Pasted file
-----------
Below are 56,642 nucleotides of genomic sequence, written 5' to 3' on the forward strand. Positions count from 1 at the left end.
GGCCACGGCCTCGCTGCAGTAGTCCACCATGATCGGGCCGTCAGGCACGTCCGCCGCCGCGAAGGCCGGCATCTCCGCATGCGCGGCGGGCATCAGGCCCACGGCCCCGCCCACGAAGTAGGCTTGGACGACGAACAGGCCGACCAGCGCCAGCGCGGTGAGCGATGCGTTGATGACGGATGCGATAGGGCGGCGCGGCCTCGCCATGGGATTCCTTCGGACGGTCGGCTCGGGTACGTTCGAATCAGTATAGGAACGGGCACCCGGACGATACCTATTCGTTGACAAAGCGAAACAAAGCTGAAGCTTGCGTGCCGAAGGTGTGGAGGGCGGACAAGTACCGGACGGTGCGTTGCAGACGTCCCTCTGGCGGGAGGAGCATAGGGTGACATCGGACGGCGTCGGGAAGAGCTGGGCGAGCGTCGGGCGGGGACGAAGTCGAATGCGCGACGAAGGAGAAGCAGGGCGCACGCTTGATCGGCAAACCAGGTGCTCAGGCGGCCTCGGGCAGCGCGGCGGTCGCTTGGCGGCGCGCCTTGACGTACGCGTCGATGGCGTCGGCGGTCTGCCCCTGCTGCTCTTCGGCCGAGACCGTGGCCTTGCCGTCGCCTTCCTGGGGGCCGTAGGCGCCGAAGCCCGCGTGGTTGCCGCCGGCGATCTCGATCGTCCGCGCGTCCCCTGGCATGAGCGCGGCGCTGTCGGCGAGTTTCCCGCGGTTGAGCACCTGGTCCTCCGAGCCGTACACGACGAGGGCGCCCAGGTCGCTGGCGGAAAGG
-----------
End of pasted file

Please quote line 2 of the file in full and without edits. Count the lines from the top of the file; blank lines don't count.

GGCCACGGCCTCGCTGCAGTAGTCCACCATGATCGGGCCGTCAGGCACGTCCGCCGCCGCGAAGGCCGGCATCTCCGCATGCGCGGCGGGCATCAGGCCCACGGCCCCGCCCACGAAGTAGGCTTGGACGACGAACAGGCCGACCAGCGCCAGCGCGGTGAGCGATGCGTTGATGACGGATGCGATAGGGCGGCGCGGCCTCGCCATGGGATTCCTTCGGACGGTCGGCTCGGGTACGTTCGAATCAGTATAGGAACGGGCACCCGGACGATACCTATTCGTTGACAAAGCGAAACAAAGCTGAAGCTTGCGTGCCGAAGGTGTGGAGGGCGGACAAGTACCGGACGGTGCGTTGCAGACGTCCCTCTGGCGGGAGGAGCATAGGGTGACATCGGACGGCGTCGGGAAGAGCTGGGCGAGCGTCGGGCGGGGACGAAGTCGAATGCGCGACGAAGGAGAAGCAGGGCGCACGCTTGATCGGCAAACCAGGTGCTCAGGCGGCCTCGGGCAGCGCGGCGGTCGCTTGGCGGCGCGCCTTGACGTACGCGTCGATGGCGTCGGCGGTCTGCCCCTGCTGCTCTTCGGCCGAGACCGTGGCCTTGCCGTCGCCTTCCTGGGGGCCGTAGGCGCCGAAGCCCGCGTGGTTGCCGCCGGCGATCTCGATCGTCCGCGCGTCCCCTGGCATGAGCGCGGCGCTGTCGGCGAGTTTCCCGCGGTTGAGCACCTGGTCCTCCGAGCCGTACACGACGAGGGCGCCCAGGTCGCTGGCGGAAAGG